• Planar Molecules: Compounds with sp2 hybridized atoms often exhibit planar molecular geometry. For example, ethylene (C2H4) consists of two carbon atoms that are sp2 hybridized, resulting in a planar molecule.

  • Enhanced Pi Bonding: The presence of the unhybridized p orbital in sp2 hybridized atoms allows for the formation of pi (π) bonds. Pi bonds are formed by the overlap of p orbitals, enabling the sharing of electron density above and below the bonding axis.


Defining sp3 Hybridisation

sp3 hybridization is a type of hybridization in chemistry where one s orbital and three p orbitals of an atom combine to form four new hybrid orbitals. These orbitals have a tetrahedral geometry with bond angles of approximately 109.5 degrees. This type of hybridization is commonly observed in compounds like methane (CH4) and ethane (C2H6). The concept of sp3 hybridization helps explain the molecular structure and bonding properties of these compounds. Some characteristics of sp3 hybridisation:

  • Tetrahedral Geometry: The hybrid orbitals formed in sp3 hybridization have a tetrahedral arrangement, with bond angles of approximately 109.5 degrees. This geometry allows for maximum separation between the hybrid orbitals.

  • Four Hybrid Orbitals: In sp3 hybridization, one s orbital and three p orbitals combine to form four new hybrid orbitals. These orbitals are oriented toward the corners of a tetrahedron.

  • Moderate Electronegativity: The sp3 hybridized atoms generally have moderate electronegativity. They are not as electronegative as sp or sp2 hybridized atoms.

  • Single Bond Formation: The presence of four hybrid orbitals in sp3 hybridization allows for the formation of single bonds. The hybrid orbitals overlap with other orbitals to form sigma (σ) bonds.

  • Tetrahedral Molecules: Compounds with sp3 hybridized atoms often exhibit a tetrahedral molecular geometry. For example, methane (CH4) consists of a carbon atom that is sp3 hybridized, resulting in a tetrahedral molecule.

  • Limited Pi Bonding: In sp3 hybridized atoms, all the available orbitals are involved in sigma (σ) bonds, and there are no unhybridized p orbitals for pi (π) bonding. Therefore, sp3 hybridized atoms do not form pi bonds.


sp, sp2 and sp3 Hybridisation Differences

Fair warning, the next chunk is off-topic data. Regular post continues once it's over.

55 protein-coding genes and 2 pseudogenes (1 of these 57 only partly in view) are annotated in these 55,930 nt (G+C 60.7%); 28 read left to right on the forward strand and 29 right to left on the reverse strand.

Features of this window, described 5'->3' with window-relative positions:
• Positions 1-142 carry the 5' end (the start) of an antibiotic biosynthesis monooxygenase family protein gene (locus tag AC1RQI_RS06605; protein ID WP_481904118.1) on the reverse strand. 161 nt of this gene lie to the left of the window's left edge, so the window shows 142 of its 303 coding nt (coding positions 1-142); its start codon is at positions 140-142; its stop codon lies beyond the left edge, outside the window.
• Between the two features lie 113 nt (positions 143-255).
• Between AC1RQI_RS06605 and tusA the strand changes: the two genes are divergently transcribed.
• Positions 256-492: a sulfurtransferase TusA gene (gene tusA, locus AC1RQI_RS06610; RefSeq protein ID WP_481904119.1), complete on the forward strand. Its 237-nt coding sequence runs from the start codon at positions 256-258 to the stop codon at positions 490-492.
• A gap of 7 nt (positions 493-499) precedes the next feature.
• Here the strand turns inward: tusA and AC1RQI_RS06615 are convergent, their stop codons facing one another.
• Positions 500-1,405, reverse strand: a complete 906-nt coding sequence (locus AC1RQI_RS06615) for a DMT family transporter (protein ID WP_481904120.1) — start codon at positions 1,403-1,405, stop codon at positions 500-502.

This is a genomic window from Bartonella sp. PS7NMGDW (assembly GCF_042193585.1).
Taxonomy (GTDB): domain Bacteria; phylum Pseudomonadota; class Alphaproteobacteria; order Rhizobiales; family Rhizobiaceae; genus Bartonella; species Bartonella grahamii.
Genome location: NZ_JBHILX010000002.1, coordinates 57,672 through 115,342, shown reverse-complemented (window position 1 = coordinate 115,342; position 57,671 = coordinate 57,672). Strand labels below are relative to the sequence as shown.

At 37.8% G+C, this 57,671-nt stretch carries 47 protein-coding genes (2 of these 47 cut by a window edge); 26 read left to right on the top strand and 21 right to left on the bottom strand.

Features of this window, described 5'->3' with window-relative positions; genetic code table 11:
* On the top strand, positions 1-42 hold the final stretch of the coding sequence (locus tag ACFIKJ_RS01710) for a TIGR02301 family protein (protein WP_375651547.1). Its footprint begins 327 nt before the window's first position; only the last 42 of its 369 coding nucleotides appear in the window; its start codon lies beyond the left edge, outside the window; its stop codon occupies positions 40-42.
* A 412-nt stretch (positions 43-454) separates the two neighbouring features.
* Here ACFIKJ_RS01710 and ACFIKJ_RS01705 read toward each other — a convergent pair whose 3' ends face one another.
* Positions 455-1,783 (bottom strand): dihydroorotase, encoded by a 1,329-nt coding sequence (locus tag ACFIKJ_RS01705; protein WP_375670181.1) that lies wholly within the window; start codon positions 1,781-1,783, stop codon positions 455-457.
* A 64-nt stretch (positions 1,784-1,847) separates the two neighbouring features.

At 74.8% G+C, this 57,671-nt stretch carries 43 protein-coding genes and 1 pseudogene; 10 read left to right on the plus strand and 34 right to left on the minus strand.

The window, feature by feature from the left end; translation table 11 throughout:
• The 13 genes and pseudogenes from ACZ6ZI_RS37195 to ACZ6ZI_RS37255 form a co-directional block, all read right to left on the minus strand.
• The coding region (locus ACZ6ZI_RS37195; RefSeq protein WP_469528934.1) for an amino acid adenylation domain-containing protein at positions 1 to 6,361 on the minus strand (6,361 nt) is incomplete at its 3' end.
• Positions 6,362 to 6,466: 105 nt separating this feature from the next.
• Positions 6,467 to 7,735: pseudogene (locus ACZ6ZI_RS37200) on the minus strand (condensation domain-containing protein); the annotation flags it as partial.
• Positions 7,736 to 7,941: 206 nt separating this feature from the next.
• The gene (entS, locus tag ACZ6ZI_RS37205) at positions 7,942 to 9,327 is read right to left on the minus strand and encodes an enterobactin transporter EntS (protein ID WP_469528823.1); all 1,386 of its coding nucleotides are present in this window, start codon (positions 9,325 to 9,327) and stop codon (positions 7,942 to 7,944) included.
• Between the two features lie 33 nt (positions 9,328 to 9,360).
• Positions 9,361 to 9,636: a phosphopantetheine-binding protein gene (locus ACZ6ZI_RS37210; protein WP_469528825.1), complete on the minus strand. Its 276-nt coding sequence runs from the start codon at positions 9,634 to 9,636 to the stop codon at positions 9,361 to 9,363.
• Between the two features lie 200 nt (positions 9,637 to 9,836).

SI.No

Category 

sp Hybridisation

sp2 Hybridisation

sp3 Hybridisation

1.

Number of Hybrid Orbitals

Two hybrid orbitals

Three hybrid orbitals

Four hybrid orbitals

2.

Electro-

negativity

Relatively high

Moderate

Moderate

3.

Hybrid Orbitals' Composition

One s orbital and one p orbital

One s orbital and two p orbitals

One s orbital and three p orbitals

4.

Geometry

Linear (180 degrees)

Trigonal Planar (120 degrees)

Tetrahedral (109.5 degrees)

5.

Multiple Bond Formation

Can form double or triple bonds

Can form double bonds

Only forms single bonds


While some similarities exist between the two, it's important to note that the geometry, electronegativity, and composition of sp sp2 and sp3 hybridisation differences. These differences highlight the varying number of hybrid orbitals, geometries, and bonding capabilities of sp, sp2, and sp3 hybridization. These characteristics play a significant role in determining the molecular structure and properties of organic compounds. Now, we can easily differentiate what is sp sp2 and sp3 hybridisation.


Summary

In chemistry, hybridization refers to the mixing of atomic orbitals to form new hybrid orbitals with different characteristics. The terms sp, sp2, and sp3 hybridization are commonly used to describe the hybridization of carbon atoms in organic compounds. The concept of hybridization helps explain the molecular geometries and bonding properties of organic compounds, allowing us to understand their structure and reactivity.

FAQs on Difference Between sp sp2 and sp3 Hybridisation for JEE Main 2024

1. What does hybridization mean?

Hybridization refers to the mixing of atomic orbitals to form new hybrid orbitals with different characteristics. It helps explain the molecular structure and bonding properties of compounds.

2. What is the geometry and bond angle in sp3 hybridization?

The geometry of sp3 hybridization is tetrahedral, with a bond angle of approximately 109.5 degrees.

3. Which compounds exhibit sp2 hybridization?

Compounds like ethylene (C2H4) and benzene (C6H6) contain atoms that undergo sp2 hybridization.

4. Which compounds exhibit sp hybridization?

Compounds like acetylene (C2H2) and carbon monoxide (CO) contain atoms that undergo sp hybridization.

5. What is the significance of hybridization in organic chemistry?

Hybridization is crucial in understanding the structure, reactivity, and bonding patterns of organic compounds. It allows us to predict molecular geometries and explain the formation of different types of chemical bonds.